The United Nations has commemorated the centenary of World War I, lauding the courage and sacrifice of soldiers including over a million from India, and underscored the importance of reconciliation through diplomacy.
The event 'Learning from War to Build Peace' was organised at the United Nations on Tuesday, jointly by the Permanent Missions of France and Germany and co-sponsored by 25 nations including India.
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Bringing together UN Member States, it highlighted the importance of reconciliation through diplomacy and dialogue.
"Today we remember the millions who were killed or wounded in one of the deadliest conflicts in human history. The First World War was described at the time as the war to end all wars. It did nothing of the sort," UN Secretary General Ban Ki-moon said.
"But global revulsion at the bloodshed did mark the beginning of new efforts to better manage the world's rivalries and affairs," Ban said.
The Secretary General said 100 years after the war, nations continue their efforts to help people realise the universal aspiration for peace, development and human rights.
"That work demands tremendous patience and political will. But it also faces immense challenges, as we see with today's horrific violence on many fronts.
"Too many continue to fuel conflict, almost heedless of the human consequences. Too many continue to embrace the military option, despite the lessons of history," Ban added.
India's Permanent Representative to the UN Asoke Mukerji said apart from Indian soldiers and medical personnel, a large number of Indian technical support troops played a key role during the war.
"We look at the first world war as one of those defining events in our own evolution as an independent country. The war brought together the Indian Army as we know it today.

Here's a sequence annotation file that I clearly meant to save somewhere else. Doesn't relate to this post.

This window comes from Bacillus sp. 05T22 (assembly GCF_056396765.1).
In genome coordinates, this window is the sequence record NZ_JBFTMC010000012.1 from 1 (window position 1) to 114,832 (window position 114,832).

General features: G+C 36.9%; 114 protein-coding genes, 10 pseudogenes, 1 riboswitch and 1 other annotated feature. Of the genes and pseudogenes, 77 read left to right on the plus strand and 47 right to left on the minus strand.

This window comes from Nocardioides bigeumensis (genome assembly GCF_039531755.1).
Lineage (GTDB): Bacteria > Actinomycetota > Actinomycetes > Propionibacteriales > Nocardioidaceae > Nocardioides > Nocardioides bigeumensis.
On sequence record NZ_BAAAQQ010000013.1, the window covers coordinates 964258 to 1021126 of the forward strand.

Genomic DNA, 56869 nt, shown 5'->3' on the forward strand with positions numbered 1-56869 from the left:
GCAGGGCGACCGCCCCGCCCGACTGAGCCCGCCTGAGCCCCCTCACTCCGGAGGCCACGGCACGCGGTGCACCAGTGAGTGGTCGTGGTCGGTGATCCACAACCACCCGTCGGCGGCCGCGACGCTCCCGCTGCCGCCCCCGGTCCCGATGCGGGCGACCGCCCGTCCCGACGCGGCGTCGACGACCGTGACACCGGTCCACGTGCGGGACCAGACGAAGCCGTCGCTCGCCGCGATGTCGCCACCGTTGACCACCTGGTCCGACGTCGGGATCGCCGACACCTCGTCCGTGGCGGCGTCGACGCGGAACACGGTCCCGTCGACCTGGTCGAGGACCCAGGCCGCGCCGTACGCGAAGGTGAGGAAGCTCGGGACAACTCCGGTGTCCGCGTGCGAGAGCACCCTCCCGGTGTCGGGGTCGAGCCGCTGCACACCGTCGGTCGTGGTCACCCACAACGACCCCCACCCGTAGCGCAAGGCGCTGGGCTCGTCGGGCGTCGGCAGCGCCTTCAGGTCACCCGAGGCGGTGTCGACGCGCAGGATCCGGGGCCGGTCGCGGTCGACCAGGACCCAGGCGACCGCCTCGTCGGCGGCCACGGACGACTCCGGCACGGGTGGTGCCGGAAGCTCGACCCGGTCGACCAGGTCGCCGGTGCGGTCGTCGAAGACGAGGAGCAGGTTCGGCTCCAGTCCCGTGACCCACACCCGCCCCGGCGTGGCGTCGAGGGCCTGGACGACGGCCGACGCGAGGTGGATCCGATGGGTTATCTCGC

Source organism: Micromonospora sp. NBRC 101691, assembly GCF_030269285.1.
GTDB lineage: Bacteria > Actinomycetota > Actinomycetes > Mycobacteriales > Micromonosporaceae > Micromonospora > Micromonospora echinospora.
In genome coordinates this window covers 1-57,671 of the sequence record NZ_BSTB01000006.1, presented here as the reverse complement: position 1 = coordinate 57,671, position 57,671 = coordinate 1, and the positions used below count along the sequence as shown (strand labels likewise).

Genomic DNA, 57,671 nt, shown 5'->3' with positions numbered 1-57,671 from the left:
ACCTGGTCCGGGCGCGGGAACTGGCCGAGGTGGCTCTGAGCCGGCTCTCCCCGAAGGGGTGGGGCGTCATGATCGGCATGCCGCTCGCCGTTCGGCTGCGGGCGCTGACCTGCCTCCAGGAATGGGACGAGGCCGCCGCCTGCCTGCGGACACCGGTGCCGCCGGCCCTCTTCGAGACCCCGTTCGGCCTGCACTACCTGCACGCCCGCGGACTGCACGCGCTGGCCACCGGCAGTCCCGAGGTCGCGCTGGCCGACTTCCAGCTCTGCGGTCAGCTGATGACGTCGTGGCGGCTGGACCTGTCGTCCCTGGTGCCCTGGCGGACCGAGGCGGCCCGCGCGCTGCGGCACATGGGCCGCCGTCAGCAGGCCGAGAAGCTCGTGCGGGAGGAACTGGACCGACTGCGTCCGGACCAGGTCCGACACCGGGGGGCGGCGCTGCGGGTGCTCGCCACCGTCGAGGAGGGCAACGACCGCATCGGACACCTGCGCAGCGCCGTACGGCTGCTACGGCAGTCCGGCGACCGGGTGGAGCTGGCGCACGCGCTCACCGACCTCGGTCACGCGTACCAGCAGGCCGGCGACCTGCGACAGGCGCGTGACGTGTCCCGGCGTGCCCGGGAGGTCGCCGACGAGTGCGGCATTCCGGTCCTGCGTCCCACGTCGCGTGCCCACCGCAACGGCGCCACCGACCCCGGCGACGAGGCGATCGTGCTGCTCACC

"The sadness of the war is evident because after the British army, the Indian army took the most casualties," Mukerji told PTI.
A short film showing images of the First World War was also screened during the event.
The film had particularly moving images of the Indian soldiers fighting in the battlefield across the world.
Excerpts from letters and diaries of soldiers and nurses as they lived through the war were also read by UN interns and staff.
Among the three letters that were read was one by Indian soldier Gholam Rasul Khan, who was one of over a million volunteer soldiers serving as part of the Indian Expeditionary Forces.
On May 24, 1916, Khan had written the letter from France to his father Mahmood Navas Khan expressing hope to soon return to his homeland.
Amid the gloom and loss of war, Khan spoke with hope that one day the war would end and the pain of grief will turn into joy.
"...But a day of gladness will certainly come. In the desire to see that day, hundreds and thousands of men are daily sacrificing their lives. That day will most certainly come," Khan wrote in the letter.
"At present there is pain and grief, but in the end there will be joy. I myself do not know what joy is; in solitude joy is useless to me. Life holds only sorrow and grief for me at present," it said.
The other two letters that were read were one from a French soldier to his mother and a British nurse's entry in her dairy describing heart-breaking scenes of wounded soldiers admitted in hospitals.
The total number of casualties, both military and civilian, during the war is estimated at 37 million.
The event also featured a performance by the Grammy Award-winning Orpheus Chamber Orchestra of compositions by Samuel Barber, Ludwig van Beethoven and Maurice Ravel.
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Images: Indian troops in actions during World War I
Photograph: Imperial War Museum Photographic Archive